Story by Sue Pettit

16th December 2011

It all started on an exceptional starlit night, perfect for their adventure. It would be light enough to let them see where they were going but not light enough for prying eyes so Joe set things in motion. He just hopes he can leave without waking Emily.

“Where are you off to this late, Joe?”

“Business, Emily. Don’t you concern yourself. Me and Tom has business to do.”

“And what business might that be?” Standing square in her voluminous nightdress, Emily is intimidating. “I don’t want you getting into any trouble now.”

“’Course I won’t. Me and Tom have something to pick up, that’s all.”

“And would it be from Billy Bedale by any chance?”

“There’s nowt wrong with Billy.”

“That’s a matter of opinion. Well, whatever you pick up I don’t want it brought back here. Is that understood?”

“Aye.” Joe pulls on his boots and coat and leaves the house. Emily goes to bed. She doesn’t trust Billy Bedale. Joe and Tom are gullible fools but Billy has a real wicked streak.

The multitude of shimmering stars help to light Joe’s way, useful in a village with no street lighting and a number of obstacles ready to trip up the unwary.

“You there, Tom?” He stops by the lychgate leading to the church and peers inside. Tom is sitting, waiting.

“Brought the cash?”

“Aye. Got the cart?”

Tom nods and they start to walk through the village, deathly quiet at this time of night and not a lighted window to be seen. In silence they walk past the pub, long shut, and the post office. They pass the school and the big village pond, it’s surface reflecting the stars. A few cottages and then they are through the village and into the fields. Tom dives behind a hedge and reappears with an ancient handcart.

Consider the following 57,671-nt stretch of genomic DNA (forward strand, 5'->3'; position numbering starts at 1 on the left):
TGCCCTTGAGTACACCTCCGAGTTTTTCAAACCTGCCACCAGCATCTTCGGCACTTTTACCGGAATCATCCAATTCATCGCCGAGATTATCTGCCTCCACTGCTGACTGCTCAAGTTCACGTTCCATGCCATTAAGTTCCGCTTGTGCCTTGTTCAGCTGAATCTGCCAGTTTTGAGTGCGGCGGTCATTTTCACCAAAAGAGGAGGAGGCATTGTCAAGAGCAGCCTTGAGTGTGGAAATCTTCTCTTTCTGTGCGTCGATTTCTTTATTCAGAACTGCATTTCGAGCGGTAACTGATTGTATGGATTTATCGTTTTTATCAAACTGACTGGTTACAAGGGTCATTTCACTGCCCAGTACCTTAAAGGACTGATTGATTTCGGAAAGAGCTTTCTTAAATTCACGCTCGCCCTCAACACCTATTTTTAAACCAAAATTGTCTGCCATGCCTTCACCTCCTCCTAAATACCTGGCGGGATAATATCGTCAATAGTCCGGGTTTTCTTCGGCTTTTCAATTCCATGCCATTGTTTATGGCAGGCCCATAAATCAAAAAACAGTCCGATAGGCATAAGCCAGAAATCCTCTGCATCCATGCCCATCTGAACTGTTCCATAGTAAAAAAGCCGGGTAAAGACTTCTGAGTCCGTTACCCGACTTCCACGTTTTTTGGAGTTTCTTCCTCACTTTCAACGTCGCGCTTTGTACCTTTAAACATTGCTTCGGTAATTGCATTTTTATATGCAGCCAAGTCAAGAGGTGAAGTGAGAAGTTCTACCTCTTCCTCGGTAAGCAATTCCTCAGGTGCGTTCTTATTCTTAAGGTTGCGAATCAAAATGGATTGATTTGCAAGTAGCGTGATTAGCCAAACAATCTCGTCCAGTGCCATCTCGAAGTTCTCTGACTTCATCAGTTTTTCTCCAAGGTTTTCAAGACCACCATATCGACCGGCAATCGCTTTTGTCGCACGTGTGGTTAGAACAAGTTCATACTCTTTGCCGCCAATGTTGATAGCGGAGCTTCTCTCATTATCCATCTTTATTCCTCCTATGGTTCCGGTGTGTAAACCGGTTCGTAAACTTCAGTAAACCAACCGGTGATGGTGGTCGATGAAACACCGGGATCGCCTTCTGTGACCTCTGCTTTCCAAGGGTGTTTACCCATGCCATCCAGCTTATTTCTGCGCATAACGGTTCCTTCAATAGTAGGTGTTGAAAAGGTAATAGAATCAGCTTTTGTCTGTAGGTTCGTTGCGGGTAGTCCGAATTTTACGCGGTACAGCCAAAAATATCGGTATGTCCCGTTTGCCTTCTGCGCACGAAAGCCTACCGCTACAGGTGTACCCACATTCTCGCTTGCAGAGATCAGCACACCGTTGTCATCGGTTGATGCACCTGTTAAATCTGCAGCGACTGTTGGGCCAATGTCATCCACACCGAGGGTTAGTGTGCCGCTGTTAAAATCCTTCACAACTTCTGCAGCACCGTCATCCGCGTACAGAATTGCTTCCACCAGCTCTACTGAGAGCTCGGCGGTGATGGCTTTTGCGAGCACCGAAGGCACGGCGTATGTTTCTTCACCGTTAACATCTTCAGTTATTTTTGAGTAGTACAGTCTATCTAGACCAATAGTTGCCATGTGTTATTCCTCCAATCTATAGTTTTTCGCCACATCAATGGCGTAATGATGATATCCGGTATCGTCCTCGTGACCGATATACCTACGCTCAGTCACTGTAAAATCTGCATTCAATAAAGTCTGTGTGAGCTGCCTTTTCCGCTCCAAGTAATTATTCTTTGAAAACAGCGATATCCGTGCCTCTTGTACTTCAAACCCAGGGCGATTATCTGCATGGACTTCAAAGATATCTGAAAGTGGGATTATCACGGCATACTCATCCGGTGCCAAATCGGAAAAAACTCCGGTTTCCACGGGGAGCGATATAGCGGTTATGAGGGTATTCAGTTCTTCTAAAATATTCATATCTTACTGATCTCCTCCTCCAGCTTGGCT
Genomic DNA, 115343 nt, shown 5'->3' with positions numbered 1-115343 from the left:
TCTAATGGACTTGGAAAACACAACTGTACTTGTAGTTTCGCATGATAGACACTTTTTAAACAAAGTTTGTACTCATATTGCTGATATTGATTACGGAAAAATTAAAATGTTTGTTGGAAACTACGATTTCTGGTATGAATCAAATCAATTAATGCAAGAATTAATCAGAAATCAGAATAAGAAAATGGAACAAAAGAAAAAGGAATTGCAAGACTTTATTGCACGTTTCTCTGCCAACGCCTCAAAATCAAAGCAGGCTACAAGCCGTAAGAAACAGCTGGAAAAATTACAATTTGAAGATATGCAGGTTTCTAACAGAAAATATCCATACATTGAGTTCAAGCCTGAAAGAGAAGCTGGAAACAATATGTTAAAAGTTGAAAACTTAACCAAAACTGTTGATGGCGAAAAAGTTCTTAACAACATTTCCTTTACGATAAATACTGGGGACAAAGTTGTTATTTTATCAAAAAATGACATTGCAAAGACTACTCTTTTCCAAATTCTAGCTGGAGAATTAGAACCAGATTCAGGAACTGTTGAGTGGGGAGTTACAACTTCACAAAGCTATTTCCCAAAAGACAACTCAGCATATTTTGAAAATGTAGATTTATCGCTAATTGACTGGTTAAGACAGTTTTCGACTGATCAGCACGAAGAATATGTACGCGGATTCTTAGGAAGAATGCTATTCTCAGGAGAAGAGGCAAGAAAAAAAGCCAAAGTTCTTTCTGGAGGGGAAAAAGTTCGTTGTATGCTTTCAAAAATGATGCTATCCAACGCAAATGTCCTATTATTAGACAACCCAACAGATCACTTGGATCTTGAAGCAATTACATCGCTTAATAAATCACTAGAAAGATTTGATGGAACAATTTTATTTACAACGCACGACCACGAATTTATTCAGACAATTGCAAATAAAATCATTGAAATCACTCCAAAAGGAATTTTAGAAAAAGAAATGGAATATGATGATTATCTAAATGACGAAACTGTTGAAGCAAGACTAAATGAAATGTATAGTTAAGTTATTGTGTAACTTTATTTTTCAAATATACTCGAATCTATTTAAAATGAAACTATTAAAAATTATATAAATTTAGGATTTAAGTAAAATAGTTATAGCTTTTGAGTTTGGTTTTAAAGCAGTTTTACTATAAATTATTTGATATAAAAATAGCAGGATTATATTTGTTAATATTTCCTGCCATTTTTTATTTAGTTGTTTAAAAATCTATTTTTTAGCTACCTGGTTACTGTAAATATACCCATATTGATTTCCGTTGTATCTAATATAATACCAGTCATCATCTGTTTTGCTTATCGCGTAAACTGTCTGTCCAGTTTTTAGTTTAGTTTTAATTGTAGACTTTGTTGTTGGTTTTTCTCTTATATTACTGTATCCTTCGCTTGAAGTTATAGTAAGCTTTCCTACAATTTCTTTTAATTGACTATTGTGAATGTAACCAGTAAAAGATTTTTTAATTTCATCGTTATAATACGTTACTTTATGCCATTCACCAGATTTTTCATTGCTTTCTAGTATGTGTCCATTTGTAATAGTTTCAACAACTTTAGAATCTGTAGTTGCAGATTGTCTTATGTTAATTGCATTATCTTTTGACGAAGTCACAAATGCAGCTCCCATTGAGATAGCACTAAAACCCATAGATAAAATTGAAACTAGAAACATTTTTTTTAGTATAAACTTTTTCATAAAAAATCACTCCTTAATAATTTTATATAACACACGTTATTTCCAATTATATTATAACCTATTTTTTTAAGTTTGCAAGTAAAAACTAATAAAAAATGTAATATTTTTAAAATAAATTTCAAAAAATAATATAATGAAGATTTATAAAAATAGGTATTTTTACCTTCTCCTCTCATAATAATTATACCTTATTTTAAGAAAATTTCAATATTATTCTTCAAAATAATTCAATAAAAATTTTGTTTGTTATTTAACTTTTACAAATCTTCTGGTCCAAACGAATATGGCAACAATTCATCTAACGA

“It’s a noisy old contraption but the best I could do.”

“Right we are then. Off to see Billy.”

They trundle the cart along two field paths until they come to Billy’s farm. It’s more of a small holding really. Billy has his fingers in too many other pies to dedicate himself to farming.

At the back of the house is a large barn. Here Billy stores his goods, most of them ill gotten. “Ask no questions and you’ll be told no lies” is Billy’s motto.

He appears from the depth of the dark interior. Money changes hands.

“You’ll have a drop before you leave?”

Joe and Tom need no encouragement and, sitting on a hay bale, they toast each other with a small tot of the very best French brandy, one of Billy’s regular duty-free acquisitions. A second and then a third tot follow the first. Billy can afford to be generous.